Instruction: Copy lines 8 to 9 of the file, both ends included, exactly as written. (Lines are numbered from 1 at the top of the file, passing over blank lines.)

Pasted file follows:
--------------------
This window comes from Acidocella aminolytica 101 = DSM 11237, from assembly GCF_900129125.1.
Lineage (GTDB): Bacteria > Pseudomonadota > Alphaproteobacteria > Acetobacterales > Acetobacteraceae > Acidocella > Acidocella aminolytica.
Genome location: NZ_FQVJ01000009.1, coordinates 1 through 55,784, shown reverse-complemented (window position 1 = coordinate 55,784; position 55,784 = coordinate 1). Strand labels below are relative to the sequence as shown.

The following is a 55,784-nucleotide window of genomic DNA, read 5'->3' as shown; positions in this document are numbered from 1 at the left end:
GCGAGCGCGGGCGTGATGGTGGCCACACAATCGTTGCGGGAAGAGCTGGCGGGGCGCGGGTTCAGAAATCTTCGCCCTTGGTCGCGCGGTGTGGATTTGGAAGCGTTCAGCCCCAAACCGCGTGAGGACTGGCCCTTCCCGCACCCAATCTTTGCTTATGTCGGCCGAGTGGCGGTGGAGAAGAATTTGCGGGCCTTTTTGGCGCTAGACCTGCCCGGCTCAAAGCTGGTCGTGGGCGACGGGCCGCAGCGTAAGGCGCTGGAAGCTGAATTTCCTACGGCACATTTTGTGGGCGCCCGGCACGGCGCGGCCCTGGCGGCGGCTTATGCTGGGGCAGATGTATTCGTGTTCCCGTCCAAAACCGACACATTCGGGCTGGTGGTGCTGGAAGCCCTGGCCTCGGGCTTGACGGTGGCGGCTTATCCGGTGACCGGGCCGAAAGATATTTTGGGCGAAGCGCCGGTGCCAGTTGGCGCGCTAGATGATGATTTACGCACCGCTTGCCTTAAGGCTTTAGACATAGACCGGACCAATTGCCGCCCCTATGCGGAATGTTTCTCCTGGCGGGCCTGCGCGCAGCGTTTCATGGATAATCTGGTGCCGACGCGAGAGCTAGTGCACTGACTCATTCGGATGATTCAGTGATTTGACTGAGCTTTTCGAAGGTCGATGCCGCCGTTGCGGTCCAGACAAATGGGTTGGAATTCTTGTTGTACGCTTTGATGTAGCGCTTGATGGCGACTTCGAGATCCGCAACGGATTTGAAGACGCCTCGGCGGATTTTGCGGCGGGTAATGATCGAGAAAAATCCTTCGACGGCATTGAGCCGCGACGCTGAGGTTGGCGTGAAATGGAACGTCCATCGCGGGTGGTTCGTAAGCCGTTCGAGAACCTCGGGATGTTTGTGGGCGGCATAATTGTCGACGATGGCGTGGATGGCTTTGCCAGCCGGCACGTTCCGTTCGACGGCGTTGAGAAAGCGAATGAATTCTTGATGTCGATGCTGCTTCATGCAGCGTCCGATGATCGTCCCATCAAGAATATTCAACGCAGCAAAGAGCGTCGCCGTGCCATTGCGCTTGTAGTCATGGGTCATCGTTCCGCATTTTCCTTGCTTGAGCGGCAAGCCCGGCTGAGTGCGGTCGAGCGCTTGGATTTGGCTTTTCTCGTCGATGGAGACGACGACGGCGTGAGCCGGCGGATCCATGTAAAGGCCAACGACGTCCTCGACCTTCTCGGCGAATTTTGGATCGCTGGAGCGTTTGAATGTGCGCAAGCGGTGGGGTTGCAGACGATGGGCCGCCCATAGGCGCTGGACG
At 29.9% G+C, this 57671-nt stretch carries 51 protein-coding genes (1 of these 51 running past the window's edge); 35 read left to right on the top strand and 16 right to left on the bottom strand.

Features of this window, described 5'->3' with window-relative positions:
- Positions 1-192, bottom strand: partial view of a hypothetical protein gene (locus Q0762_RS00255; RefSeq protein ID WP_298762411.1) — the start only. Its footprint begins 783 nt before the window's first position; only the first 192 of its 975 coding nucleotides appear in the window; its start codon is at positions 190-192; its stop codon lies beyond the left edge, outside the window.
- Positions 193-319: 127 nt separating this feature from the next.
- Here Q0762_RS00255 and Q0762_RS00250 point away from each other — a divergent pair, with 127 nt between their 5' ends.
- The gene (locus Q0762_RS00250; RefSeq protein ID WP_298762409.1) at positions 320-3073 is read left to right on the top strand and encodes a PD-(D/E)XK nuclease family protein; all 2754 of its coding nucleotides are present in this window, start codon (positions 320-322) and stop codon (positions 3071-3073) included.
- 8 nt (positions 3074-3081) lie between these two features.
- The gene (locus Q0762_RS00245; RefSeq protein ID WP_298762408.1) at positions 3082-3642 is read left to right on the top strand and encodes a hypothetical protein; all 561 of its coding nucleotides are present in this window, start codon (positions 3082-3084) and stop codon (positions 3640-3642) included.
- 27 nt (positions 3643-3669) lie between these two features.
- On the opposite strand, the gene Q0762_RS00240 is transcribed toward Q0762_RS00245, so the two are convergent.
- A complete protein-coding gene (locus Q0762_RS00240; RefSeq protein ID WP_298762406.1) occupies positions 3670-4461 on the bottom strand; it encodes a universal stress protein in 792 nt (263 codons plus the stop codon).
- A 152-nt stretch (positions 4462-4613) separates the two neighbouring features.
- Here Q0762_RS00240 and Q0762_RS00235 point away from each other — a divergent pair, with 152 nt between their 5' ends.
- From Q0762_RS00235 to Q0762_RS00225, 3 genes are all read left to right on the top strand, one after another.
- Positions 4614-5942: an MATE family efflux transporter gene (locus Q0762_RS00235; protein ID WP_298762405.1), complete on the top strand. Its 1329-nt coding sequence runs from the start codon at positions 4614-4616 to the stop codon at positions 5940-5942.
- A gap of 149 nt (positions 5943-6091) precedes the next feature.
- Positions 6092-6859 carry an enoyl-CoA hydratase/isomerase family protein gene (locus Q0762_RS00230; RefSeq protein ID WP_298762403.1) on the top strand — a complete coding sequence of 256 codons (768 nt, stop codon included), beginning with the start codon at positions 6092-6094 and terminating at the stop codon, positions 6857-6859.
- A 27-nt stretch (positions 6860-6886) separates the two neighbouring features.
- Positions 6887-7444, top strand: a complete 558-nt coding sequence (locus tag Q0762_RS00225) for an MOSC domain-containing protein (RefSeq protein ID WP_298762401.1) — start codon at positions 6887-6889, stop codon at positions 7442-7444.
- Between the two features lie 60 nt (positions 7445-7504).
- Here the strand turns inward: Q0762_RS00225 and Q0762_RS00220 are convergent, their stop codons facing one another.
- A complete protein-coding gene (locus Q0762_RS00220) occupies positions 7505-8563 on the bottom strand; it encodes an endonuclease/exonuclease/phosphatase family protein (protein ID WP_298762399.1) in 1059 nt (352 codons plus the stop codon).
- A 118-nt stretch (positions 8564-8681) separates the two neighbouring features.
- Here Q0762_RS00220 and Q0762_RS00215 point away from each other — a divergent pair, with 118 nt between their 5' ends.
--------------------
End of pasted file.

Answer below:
- Positions 1-192, bottom strand: partial view of a hypothetical protein gene (locus Q0762_RS00255; RefSeq protein ID WP_298762411.1) — the start only. Its footprint begins 783 nt before the window's first position; only the first 192 of its 975 coding nucleotides appear in the window; its start codon is at positions 190-192; its stop codon lies beyond the left edge, outside the window.
- Positions 193-319: 127 nt separating this feature from the next.